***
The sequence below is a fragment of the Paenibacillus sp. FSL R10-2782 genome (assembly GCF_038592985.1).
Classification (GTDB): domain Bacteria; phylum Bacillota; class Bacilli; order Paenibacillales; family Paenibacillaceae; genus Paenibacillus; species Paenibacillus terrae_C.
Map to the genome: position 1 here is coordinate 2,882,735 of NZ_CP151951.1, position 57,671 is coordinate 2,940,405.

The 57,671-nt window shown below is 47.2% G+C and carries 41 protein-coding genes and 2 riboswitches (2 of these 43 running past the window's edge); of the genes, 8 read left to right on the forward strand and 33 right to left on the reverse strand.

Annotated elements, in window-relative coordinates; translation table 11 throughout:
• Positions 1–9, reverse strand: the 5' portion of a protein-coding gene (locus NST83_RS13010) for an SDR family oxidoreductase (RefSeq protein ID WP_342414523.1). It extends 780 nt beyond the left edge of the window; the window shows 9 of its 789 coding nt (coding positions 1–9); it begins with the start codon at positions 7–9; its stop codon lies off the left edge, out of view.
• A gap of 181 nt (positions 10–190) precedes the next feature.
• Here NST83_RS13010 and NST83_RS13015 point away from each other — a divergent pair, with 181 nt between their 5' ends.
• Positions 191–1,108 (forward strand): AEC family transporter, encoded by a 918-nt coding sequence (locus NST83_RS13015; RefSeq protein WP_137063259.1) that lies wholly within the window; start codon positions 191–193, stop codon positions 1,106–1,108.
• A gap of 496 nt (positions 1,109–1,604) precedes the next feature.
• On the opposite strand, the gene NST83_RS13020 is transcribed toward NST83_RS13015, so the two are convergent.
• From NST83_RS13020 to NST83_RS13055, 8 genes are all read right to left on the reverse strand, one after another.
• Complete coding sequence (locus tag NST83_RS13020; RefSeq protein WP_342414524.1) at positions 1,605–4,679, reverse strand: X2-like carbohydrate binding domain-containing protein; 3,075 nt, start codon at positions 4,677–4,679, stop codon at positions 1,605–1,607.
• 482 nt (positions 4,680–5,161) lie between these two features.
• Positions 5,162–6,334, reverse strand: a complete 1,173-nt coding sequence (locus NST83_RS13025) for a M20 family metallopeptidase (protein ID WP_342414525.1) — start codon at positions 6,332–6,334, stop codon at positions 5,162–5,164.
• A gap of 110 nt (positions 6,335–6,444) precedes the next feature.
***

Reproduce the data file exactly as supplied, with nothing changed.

The sequence below is a fragment of the Paenibacillus sp. FSL R10-2782 genome (assembly GCF_038592985.1).
Classification (GTDB): domain Bacteria; phylum Bacillota; class Bacilli; order Paenibacillales; family Paenibacillaceae; genus Paenibacillus; species Paenibacillus terrae_C.
Map to the genome: position 1 here is coordinate 2,882,735 of NZ_CP151951.1, position 57,671 is coordinate 2,940,405.

The 57,671-nt window shown below is 47.2% G+C and carries 41 protein-coding genes and 2 riboswitches (2 of these 43 running past the window's edge); of the genes, 8 read left to right on the forward strand and 33 right to left on the reverse strand.

Annotated elements, in window-relative coordinates; translation table 11 throughout:
• Positions 1–9, reverse strand: the 5' portion of a protein-coding gene (locus NST83_RS13010) for an SDR family oxidoreductase (RefSeq protein ID WP_342414523.1). It extends 780 nt beyond the left edge of the window; the window shows 9 of its 789 coding nt (coding positions 1–9); it begins with the start codon at positions 7–9; its stop codon lies off the left edge, out of view.
• A gap of 181 nt (positions 10–190) precedes the next feature.
• Here NST83_RS13010 and NST83_RS13015 point away from each other — a divergent pair, with 181 nt between their 5' ends.
• Positions 191–1,108 (forward strand): AEC family transporter, encoded by a 918-nt coding sequence (locus NST83_RS13015; RefSeq protein WP_137063259.1) that lies wholly within the window; start codon positions 191–193, stop codon positions 1,106–1,108.
• A gap of 496 nt (positions 1,109–1,604) precedes the next feature.
• On the opposite strand, the gene NST83_RS13020 is transcribed toward NST83_RS13015, so the two are convergent.
• From NST83_RS13020 to NST83_RS13055, 8 genes are all read right to left on the reverse strand, one after another.
• Complete coding sequence (locus tag NST83_RS13020; RefSeq protein WP_342414524.1) at positions 1,605–4,679, reverse strand: X2-like carbohydrate binding domain-containing protein; 3,075 nt, start codon at positions 4,677–4,679, stop codon at positions 1,605–1,607.
• 482 nt (positions 4,680–5,161) lie between these two features.
• Positions 5,162–6,334, reverse strand: a complete 1,173-nt coding sequence (locus NST83_RS13025) for a M20 family metallopeptidase (protein ID WP_342414525.1) — start codon at positions 6,332–6,334, stop codon at positions 5,162–5,164.
• A gap of 110 nt (positions 6,335–6,444) precedes the next feature.